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How do I Become a Materials Scientist?

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  • Written By: Carol Francois
  • Edited By: Heather Bailey
  • Last Modified Date: 10 November 2016
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There are three items required to become a materials scientist: post-secondary training, related work experience, and laboratory skills. A materials scientist typically works in a laboratory for either a consumer product development company or a mining related company. The primary focus of this role is to investigate the properties of different materials, conduct experiments to determine the strength of the bonds between the molecules, and determine how the material can be modified or used to meet a specific need.

The materials sciences are also known as materials engineering. This field requires training in both science and engineering. Through materials engineering, new materials are created, existing materials strengthened, and new options made available. For example, nanotechnology was developed from a materials science perspective, and then expanded to become its own specialty.

People who want to become a materials scientist are typically detail-oriented, enjoy working independently, have a high degree of mental focus, and are typically very precise. The volume of knowledge required to be successful in this career is quite significant, and requires a high level of dedication and study. The most appealing part of materials science is the focus on creating new materials or changing the properties of existing materials. These types of developments have a huge impact on both product development, the cost of consumer products, disposal issues, and the long-term management of the environment.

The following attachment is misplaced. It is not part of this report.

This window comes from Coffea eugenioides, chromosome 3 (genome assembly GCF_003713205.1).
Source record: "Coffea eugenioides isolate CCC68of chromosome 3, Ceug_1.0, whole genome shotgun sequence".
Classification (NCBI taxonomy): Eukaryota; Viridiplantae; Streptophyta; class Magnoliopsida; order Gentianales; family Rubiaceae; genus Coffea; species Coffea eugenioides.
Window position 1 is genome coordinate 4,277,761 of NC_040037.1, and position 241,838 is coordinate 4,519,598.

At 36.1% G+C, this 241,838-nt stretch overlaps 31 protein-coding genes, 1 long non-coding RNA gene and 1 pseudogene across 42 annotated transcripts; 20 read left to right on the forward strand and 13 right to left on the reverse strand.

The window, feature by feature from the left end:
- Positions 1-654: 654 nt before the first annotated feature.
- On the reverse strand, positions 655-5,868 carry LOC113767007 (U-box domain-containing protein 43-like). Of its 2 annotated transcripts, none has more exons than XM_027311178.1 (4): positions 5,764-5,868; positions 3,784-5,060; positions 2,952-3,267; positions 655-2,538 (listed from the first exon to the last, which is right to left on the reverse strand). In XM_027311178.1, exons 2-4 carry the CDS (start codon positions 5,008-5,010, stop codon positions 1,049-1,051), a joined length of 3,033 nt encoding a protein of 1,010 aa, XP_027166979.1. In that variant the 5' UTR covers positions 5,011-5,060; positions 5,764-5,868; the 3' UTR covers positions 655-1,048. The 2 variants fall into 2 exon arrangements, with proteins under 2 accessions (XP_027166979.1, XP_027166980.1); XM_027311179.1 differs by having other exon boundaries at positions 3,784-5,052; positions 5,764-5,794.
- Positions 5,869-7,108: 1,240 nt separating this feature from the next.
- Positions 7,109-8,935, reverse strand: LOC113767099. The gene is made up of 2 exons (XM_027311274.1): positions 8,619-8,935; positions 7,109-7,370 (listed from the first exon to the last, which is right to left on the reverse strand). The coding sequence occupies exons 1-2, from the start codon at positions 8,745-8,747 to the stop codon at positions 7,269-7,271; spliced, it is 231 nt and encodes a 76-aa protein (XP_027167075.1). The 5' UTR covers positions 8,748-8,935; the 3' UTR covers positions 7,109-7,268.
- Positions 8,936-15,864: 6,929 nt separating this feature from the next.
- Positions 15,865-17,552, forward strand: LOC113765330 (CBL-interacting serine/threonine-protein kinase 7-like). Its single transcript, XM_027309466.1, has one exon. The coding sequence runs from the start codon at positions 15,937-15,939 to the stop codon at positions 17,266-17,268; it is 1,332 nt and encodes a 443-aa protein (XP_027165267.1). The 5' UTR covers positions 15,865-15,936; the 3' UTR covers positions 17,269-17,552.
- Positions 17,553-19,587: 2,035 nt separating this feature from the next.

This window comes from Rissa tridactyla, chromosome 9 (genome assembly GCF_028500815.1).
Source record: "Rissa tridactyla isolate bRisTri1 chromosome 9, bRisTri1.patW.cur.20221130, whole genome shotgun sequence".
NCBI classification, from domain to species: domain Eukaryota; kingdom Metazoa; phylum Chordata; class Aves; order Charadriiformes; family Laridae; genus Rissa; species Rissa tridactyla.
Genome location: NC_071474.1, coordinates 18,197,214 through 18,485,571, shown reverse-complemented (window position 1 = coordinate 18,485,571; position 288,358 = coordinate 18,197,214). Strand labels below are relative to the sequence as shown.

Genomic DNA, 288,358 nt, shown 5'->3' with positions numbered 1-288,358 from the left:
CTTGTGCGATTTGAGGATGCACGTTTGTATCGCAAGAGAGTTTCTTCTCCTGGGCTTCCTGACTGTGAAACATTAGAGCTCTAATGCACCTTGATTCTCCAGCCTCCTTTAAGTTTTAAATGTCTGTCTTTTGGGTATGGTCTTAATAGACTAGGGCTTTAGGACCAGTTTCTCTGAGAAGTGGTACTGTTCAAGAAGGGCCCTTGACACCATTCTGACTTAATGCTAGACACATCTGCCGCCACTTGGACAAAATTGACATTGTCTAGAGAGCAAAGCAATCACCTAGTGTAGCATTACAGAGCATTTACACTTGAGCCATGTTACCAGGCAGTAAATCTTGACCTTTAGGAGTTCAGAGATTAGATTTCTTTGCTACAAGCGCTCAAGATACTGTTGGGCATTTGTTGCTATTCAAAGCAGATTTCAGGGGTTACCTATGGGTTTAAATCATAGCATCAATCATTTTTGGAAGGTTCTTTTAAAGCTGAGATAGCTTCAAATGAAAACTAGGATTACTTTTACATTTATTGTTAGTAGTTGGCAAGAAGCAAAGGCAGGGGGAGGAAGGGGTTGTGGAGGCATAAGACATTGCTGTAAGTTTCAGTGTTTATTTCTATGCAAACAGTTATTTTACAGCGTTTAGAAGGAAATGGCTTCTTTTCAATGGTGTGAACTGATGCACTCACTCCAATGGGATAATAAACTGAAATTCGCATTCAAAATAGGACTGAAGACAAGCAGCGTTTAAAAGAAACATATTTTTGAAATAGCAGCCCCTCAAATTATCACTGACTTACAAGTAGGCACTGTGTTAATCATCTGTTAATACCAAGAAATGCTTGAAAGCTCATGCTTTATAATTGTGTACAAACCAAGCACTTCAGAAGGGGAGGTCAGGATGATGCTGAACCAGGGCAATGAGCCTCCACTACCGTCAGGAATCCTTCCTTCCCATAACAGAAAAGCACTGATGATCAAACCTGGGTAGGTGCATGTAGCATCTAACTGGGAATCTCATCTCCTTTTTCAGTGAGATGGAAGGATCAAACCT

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The first requirement to become a materials scientist is to complete a post-secondary education program. This is typically a university degree in materials science and engineering, which is available through the Faculty of Engineering at a wide range of universities. Career advancement in this field can be achieved through either further education or a solid work experience history.

Related work experience includes experience gained through a job placement program or internship during your studies. It is extremely rare for anyone without a formal post-secondary level training in materials science to obtain a position in this industry. Related jobs include research assistant, laboratory assistant, or materials analyst.

Laboratory skills are critical for anyone who wants to become a materials scientist. The vast majority of the day is spent in a laboratory, testing the properties of different materials, documenting the properties, looking at the types of bonds and conducting experiments to determine the different options with this material. These skills are taught during the post-secondary training. Accuracy, precision, and focus are all essential to achieving a high quality work product.

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